Finding and Fixing C++ Vulnerabilities

Finding and Fixing C++ Vulnerabilities

 

A major goal of the software development process is to deliver high quality and secure products on time. To achieve this, development teams must focus on writing secure code and resolving potential issues during the code review process. In this article, we will dive into common C/C++ vulnerabilities, including integer overflows, incorrect type conversion, and string vulnerabilities. Using examples, we will show you how poor coding practices can help attackers gain control over an application’s execution flow. By crafting exploits for these vulnerabilities, attackers can perform malicious activities such as code injection. So this article will also guide you on the best practices for preventing these kinds of bugs from creeping into your code.

 

String Vulnerabilities

 

One of the most common string vulnerabilities is including user input in format strings. When you use an I/O function whose format strings contains tainted data, an attacker can control its content to crash vulnerable processes. They can also view memory content, check contents of the stack, or modify a memory location. Format strings containing user input are particularly dangerous because the attacker can execute malicious code by taking advantage of the vulnerable process.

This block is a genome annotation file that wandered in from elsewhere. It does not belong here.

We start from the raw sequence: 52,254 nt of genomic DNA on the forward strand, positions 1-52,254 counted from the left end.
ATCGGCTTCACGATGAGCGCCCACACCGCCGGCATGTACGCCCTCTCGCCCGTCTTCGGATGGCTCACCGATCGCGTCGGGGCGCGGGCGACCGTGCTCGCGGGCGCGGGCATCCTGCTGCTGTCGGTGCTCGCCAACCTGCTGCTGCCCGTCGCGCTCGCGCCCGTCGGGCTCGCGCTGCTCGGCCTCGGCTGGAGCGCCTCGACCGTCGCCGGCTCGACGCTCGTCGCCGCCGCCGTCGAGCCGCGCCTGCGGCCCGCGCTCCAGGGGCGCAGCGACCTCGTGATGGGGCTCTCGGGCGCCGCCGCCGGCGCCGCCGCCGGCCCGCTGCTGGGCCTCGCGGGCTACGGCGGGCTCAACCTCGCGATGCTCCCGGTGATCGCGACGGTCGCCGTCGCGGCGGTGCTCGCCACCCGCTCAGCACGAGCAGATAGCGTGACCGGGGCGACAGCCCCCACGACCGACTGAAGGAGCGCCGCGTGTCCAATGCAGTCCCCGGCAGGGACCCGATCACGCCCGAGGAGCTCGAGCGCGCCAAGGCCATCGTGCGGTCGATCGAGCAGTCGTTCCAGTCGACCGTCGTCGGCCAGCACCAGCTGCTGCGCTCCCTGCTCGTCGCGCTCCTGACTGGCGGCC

Here is a non-compliant code sample showing how the POSIX syslog() function is prone to this kind of vulnerability. Notice how the message contains untrusted input that is passed as a format-string argument to fprintf().

 

 

 

To fix this, we will not include the untrusted user input in our format string, but instead pass the input as a variadic argument to syslog( ). The complaint code will be as follows:

 

 

The Samba (CVE-2009-1886) and Ettercap (CVE-2005-1796) vulnerabilities are two examples of security flaws that result from violating the format-string rules. Both can allow an attacker to execute arbitrary code through the format string.

 

Invalid string format

 

Incorrectly formatted strings can lead to abnormal program termination, memory corruption, or any other form of undefined behavior. For this reason, you should always avoid mistakes when creating format strings. This includes using:

 

  • Invalid conversion specifiers
  • Flag characters that are incompatible with conversion specifiers
  • Length modifiers that are incompatible with conversion specifiers
  • Arguments of type other than int for precision or width
  • Invalid combinations of argument types, length modifiers, flag characters, or conversion specifiers

 

In the code snippet below, there’s a mismatch, between the error_type argument and the S specifier. Similarly, the error_msg argument is incorrectly matched to the d specifier. This could eventually result in access violation because cout() interprets the error_type argument as a pointer.

 

To fix this, we ensure that arguments to the cout() function are matched to the right conversion specifications as follows:

 

The CWE-686 is a common vulnerability associated with invalid string formats. It involves the software calling a function or procedure, but the argument specified is of a wrong data type, which eventually leads to a weakness. This is common in instances where some variable arguments cannot be enforced during compilation, or where there is inexplicit casting.